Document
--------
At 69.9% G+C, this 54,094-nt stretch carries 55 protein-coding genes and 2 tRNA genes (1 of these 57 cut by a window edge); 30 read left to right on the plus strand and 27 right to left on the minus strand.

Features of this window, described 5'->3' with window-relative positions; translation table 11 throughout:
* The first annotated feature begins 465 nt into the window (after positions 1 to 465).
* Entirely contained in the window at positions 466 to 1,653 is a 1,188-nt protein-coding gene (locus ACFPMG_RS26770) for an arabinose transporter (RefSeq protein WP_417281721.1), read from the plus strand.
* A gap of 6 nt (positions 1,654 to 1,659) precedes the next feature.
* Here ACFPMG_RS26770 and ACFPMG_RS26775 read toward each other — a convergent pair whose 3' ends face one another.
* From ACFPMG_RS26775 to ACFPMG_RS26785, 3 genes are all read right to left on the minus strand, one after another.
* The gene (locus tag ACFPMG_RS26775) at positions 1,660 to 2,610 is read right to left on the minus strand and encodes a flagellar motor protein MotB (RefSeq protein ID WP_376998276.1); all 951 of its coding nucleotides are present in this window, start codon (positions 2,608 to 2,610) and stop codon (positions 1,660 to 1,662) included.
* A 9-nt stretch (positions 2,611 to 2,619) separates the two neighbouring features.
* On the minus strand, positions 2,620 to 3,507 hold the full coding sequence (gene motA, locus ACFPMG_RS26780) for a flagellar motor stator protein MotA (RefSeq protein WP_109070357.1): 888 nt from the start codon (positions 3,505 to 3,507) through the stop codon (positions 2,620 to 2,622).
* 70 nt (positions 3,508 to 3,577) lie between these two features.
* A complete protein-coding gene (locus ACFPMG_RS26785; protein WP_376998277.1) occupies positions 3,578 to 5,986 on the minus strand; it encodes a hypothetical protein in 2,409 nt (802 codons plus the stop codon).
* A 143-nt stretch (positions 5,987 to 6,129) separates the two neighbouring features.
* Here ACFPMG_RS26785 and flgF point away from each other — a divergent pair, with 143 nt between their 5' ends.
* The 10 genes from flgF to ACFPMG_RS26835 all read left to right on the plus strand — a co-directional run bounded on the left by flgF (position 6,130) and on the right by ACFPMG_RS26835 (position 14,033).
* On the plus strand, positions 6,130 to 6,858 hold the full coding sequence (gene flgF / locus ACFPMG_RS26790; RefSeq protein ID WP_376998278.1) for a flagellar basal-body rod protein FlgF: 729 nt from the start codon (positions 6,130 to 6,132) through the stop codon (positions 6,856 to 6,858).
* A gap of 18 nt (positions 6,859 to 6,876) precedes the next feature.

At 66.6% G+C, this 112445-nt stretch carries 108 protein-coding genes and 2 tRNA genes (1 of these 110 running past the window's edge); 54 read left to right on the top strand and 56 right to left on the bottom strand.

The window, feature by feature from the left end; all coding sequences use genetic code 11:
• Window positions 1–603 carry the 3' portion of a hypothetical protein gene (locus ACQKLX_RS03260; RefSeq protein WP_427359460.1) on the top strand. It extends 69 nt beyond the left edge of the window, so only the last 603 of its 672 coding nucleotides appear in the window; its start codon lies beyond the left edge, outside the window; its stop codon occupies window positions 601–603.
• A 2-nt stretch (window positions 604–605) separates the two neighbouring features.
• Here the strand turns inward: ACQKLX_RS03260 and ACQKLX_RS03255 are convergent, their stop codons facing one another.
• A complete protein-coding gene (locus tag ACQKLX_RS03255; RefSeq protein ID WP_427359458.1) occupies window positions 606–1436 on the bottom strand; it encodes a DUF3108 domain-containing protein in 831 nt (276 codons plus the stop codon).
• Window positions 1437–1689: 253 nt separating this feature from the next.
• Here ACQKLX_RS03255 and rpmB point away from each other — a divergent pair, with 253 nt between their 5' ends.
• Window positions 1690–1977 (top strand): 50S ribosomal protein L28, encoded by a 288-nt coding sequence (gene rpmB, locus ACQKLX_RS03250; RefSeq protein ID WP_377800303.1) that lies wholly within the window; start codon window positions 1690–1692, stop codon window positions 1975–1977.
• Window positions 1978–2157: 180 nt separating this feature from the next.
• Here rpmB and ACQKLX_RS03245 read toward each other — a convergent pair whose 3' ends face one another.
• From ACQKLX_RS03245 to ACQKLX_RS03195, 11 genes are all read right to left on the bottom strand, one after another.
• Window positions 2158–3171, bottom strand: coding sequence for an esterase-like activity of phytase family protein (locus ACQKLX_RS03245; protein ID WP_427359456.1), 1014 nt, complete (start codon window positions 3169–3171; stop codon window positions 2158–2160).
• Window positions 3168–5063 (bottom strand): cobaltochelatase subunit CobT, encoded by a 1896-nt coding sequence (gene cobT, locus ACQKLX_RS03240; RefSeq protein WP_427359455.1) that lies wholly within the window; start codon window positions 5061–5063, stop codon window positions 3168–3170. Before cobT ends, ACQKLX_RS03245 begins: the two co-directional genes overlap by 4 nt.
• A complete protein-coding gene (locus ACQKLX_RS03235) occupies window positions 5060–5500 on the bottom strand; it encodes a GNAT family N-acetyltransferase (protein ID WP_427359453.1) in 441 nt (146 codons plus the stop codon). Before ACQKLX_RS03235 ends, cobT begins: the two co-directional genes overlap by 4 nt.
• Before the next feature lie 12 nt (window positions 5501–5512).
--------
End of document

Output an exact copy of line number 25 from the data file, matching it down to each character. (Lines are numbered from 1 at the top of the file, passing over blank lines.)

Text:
• Here ACQKLX_RS03255 and rpmB point away from each other — a divergent pair, with 253 nt between their 5' ends.